Friday song of the day: Today’s song was a hit over a hundred years ago.
In 1910 songwriter Sheldon Brooks wrote a song called Some of These Days. It was a pretty simple tune with fairly minimal lyrics, basically telling someone that they would miss the singer eventually, presumably after the breakup of a romantic relationship. By today’s standards it is very sappy and dated. The song came to the attention of rising vaudeville star Sophie Tucker through her maid, who suggested that Tucker meet Brooks and listen to the song. After hearing the song, Tucker made a recording of it and began performing it in her act.
At the time, recordings were made on wax cylinders. The Sophie Tucker recording of Some of These Days was released by Edison Records in February 1911. This early recording was a hit, and the song became associated with Tucker for the rest of her long career. She recorded it several times, but the most well-known was a 1926 recording in which she was backed by Ted Lewis & His Band. This version, on 78 RPM disc instead of wax cylinder, sold over a million copies. It was the number one song in the country for five straight weeks.
Since then the song has been covered over 200 times, by artists ranging from unknowns to those as famous as Ethel Waters, Cab Calloway, Bing Crosby, Judy Garland, and Ella Fitzgerald. It is much less well-known now than it was during the first half of the Twentieth Century, however.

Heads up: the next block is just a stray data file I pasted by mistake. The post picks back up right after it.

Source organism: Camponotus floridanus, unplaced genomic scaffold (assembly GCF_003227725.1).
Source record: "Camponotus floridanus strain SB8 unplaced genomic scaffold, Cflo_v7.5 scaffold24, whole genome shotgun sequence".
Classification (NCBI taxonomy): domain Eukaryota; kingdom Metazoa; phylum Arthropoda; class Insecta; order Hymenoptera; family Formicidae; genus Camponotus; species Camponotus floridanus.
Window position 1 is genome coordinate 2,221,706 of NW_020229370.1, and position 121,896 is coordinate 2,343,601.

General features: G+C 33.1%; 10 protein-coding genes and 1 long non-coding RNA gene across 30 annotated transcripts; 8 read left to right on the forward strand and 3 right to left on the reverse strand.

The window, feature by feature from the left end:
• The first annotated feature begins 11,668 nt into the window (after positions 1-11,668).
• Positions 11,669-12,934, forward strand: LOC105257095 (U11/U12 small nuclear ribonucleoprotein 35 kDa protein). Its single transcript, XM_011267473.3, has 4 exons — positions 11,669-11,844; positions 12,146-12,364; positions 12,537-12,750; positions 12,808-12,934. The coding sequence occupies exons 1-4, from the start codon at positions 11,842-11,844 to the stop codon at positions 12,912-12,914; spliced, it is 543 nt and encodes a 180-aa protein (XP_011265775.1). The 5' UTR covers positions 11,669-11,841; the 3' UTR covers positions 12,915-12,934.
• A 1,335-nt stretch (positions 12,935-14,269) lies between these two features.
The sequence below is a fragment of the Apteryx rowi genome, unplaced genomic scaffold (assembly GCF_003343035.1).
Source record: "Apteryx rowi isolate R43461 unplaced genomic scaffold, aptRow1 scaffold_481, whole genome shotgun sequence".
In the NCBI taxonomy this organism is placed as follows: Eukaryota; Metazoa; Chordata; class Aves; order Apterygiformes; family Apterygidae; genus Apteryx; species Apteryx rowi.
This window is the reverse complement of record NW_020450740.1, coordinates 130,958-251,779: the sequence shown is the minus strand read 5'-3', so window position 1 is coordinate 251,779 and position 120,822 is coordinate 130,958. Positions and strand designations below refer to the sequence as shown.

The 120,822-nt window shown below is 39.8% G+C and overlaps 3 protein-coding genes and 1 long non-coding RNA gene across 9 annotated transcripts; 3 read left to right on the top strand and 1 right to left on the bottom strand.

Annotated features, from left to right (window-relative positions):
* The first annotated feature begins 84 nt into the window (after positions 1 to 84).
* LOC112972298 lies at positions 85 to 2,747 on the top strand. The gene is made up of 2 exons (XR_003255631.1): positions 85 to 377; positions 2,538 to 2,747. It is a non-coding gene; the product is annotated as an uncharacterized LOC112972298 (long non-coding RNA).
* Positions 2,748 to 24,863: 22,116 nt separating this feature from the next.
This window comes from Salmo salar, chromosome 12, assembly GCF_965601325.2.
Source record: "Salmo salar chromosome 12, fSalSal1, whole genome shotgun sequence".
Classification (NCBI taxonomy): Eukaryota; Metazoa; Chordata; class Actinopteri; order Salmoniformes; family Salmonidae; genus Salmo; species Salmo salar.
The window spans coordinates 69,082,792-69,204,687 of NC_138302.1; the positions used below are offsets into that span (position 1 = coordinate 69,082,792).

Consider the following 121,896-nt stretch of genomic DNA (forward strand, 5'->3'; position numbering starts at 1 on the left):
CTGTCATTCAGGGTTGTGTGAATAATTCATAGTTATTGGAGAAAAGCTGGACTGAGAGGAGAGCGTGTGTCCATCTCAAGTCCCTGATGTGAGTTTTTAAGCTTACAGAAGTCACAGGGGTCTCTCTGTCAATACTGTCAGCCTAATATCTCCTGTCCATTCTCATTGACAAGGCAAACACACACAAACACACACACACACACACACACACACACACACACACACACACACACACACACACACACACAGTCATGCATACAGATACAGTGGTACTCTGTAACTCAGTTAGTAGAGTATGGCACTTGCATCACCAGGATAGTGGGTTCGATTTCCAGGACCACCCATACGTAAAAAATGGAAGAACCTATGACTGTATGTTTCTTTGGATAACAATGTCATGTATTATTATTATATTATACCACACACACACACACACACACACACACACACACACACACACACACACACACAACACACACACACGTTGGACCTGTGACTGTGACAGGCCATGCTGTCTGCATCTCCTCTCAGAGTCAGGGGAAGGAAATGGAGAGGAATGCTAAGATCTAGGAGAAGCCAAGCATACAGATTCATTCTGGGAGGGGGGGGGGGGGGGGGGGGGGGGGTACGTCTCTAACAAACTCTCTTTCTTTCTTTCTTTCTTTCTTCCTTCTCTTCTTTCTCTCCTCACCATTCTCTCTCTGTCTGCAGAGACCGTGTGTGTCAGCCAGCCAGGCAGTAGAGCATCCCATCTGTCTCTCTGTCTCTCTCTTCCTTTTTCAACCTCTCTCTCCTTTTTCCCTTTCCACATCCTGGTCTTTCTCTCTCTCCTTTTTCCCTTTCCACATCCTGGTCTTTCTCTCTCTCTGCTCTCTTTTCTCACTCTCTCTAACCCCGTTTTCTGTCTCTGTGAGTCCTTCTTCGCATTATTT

If it is remembered at all in more recent times, it would be because Some of These Days was featured in the great 1979 film musical All that Jazz. The character Joe Gideon is having a hallucination following a heart attack in which he envisions the three most significant women in his life – his ex-wife, girlfriend, and daughter – performing the song. The lyrics have been changed somewhat, but essentially the singers are telling Gideon not to die.
Sophie Tucker 1911 wax cylinder
Sophie Tucker 1926 78 RPM record
All That Jazz, 1979, Joe Gideon’s hospital hallucination
Tomorrow: And I’m not your captive
Havent heard this in ages.
Did concrete blonde ever have any hits other than Joey and tomorrow Wendy?
It depends how you define a hit. I generally use the Billboard Hot 100 chart, and personally consider top 10 there a major hit, 11-40 a respectable hit, and 41-100 a minor hit. Concrete Blonde only made the chart once, with Joey at #19. I've always been partial to Still in Hollywood and God is a Bullet myself, but they only really got play on college radio.
I should've said popular songs, that's what I meant by hit. I don't I've ever used a chart other than the much music countdown back in my younger days.
Mike Patton worshiper right here.
You might be the only one here to actually get my signature without thinking I’m just being an arsey bitch.
Dave's Song of the Day
Radioactive – The Firm
Saturday song of the day: Today’s song is the sole hit from a 1980s supergroup who, like most bands made up of already famous musicians, did not stick around for very long.
Supergroups – those bands made up of members who had already achieved fame in previous bands or as solo artists – typically do not last very long. There are numerous supergroups that were together for only a few years or even a few records before breaking up. Prominent examples are The Power Station, The Traveling Wilburys, Damn Yankees, Velvet Revolver, and many others. In the space of about five years, Eric Clapton was in one of the first supergroups, Cream, and then went on to form two other short-lived supergroups, Blind Faith, then Derek and the Dominos.